Falling inflation masking workers’ diminished purchasing power


While official inflation figures showed a welcome decline to 23.2 percent at the end of 2023, cost of living remains a major concern for Ghanaians – particularly for households struggling with stagnant wages and the sky-high prices of necessities.

After more than a year of skyrocketing inflation, the nation witnessed a significant drop in 2023 – with last December’s rate falling from 54.1 percent during the comparable period of 2022 to 23.2 percent. However, this decline masks the persistent squeeze on workers’ purchasing power.

Currently, the impact of previous inflation rates is still evident – because if an item cost GH¢100 in December 2021, the same item would have sold for GH¢154.1 in December 2022 and GH¢189.55 in December 2023… highlighting the significant erosion of value over the last two years. Stated differently, one would require approximately 90 percent more to obtain the same goods and services at the beginning of 2024 than they would have required during the same period in 2022. Consequently, a salary of GH¢1,000 should, on average, have increased to GH¢1,900 to maintain its purchasing power.

Salary increases lag behind

While government implemented public sector salary increases of 30 percent in 2023 and 23-25 percent in 2024, it still falls short of the recent inflationary trend.

Although a 100 percent increase in allowances for beneficiaries of the Livelihood Empowerment Against Poverty (LEAP) programme in 2023 offered some relief, it was quickly negated by the skyrocketing food prices. These vulnerable groups face an even more challenging struggle to make ends meet now.

The Kenkey Index report published in September 2023 reveals a concerning trend. The weight of kenkey (at a given price) has shrunk by 32 percent year-on-year, while the price (at a given weight) has increased by 51.8 percent – aligning with Ghana Statistical Service’s national food inflation of 51.9 percent assessment at the close of 2023.

This represents a double-whammy for consumers – paying more for a significantly smaller product.

“Prices on the market now range from GH¢2 to GH¢5, but the most common price is GH¢4 – up from GH¢3 one year ago. Kenkey equivalent to the weight of a sachet of water now costs on average GH¢4.69; up from GH¢3.09 a year ago. The five-cedi kenkey entered the market around April, while the two-cedi kenkey is disappearing,” it read in part.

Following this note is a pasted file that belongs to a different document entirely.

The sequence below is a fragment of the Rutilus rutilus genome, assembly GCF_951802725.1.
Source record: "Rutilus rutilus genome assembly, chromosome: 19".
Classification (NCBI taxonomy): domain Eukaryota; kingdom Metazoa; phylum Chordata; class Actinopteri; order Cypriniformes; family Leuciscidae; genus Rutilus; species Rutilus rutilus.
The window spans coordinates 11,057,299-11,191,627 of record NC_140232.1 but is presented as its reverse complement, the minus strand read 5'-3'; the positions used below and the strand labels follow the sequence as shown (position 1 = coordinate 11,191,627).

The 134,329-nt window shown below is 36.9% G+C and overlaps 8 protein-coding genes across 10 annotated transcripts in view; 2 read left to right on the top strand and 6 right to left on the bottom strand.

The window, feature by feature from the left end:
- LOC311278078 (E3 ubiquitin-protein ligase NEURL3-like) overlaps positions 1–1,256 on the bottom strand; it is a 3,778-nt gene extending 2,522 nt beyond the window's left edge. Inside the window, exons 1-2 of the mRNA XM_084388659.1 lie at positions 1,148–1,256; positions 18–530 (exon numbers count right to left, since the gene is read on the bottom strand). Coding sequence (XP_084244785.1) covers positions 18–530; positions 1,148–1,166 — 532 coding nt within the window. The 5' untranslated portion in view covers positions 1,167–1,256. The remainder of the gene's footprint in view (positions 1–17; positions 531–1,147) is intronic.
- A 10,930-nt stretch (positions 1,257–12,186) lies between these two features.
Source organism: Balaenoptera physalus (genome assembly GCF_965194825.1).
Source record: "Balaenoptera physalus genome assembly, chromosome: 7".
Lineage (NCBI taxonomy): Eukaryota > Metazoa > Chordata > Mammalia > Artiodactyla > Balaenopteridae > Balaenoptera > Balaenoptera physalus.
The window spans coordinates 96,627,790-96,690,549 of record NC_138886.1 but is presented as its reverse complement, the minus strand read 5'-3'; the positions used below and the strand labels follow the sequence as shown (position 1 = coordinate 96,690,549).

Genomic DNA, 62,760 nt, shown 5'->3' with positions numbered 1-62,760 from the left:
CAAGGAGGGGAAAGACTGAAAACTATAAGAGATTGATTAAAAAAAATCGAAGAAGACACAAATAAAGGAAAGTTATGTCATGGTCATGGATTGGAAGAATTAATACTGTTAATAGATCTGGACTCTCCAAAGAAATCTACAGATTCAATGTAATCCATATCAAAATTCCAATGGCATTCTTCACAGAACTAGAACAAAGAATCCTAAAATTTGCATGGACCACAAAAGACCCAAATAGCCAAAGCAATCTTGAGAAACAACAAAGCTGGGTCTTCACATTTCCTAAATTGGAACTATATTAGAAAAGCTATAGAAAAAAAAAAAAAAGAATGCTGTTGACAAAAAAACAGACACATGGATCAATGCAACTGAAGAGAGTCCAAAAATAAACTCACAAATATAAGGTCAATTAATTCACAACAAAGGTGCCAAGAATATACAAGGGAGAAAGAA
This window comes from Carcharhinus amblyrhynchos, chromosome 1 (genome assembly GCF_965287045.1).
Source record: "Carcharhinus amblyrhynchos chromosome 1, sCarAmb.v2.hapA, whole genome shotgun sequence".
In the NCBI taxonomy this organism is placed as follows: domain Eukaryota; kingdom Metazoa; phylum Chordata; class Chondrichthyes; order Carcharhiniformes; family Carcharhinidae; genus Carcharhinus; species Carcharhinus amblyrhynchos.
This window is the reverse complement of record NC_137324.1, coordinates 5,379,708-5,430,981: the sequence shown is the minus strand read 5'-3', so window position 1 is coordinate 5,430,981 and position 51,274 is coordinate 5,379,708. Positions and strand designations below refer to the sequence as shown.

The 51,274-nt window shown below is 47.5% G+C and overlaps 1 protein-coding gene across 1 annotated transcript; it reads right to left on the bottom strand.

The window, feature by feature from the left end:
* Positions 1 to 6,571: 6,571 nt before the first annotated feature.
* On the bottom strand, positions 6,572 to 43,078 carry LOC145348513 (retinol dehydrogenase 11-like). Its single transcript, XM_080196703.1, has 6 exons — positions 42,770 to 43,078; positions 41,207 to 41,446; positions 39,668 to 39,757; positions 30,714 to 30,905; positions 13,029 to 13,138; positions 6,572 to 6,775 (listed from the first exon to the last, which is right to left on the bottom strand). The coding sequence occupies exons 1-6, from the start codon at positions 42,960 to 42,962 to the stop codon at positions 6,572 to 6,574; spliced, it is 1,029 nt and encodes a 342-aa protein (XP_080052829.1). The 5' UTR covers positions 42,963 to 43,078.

Bottom of the barrel

The private sector, however, has borne the brunt of this development. Some top firms in sectors like finance, and information and communications technology (ICT) appear to have provided some comfort for their staff. Two publicly listed tier-1 financial institutions saw staff salaries rise by 22 percent and 35 percent respectively in 2022. Similarly, a foremost technology company saw to an increase of 31 percent in workers’ pay.

However, many in the private sector have not seen adjustments since 2021. This stark disparity leaves them struggling to keep pace with the rising cost of living.

A logistics firm sales manager, speaking with the B&FT, summed up the frustration of many: “I have not seen a salary increase since the beginning of 2021; that is, three years ago as we were grappling with effects of the pandemic. I honestly do not know how I do it. I had heard of the proverbial magical management prowess of the Ghanaian worker growing up; now, I am living it”.

Similarly, a Human Resources Manager at a transportation company in Accra revealed the difficulties of keeping employees motivated amid salary delays and rising costs.

“It is tough keeping staff motivated when we are sometimes behind on salary payments and cannot honour other obligations. We have witnessed an uptick in staff trying to cut corners. As a result, we have maintained discipline but we are constantly looking for means to alleviate the burden for staff,” she remarked.

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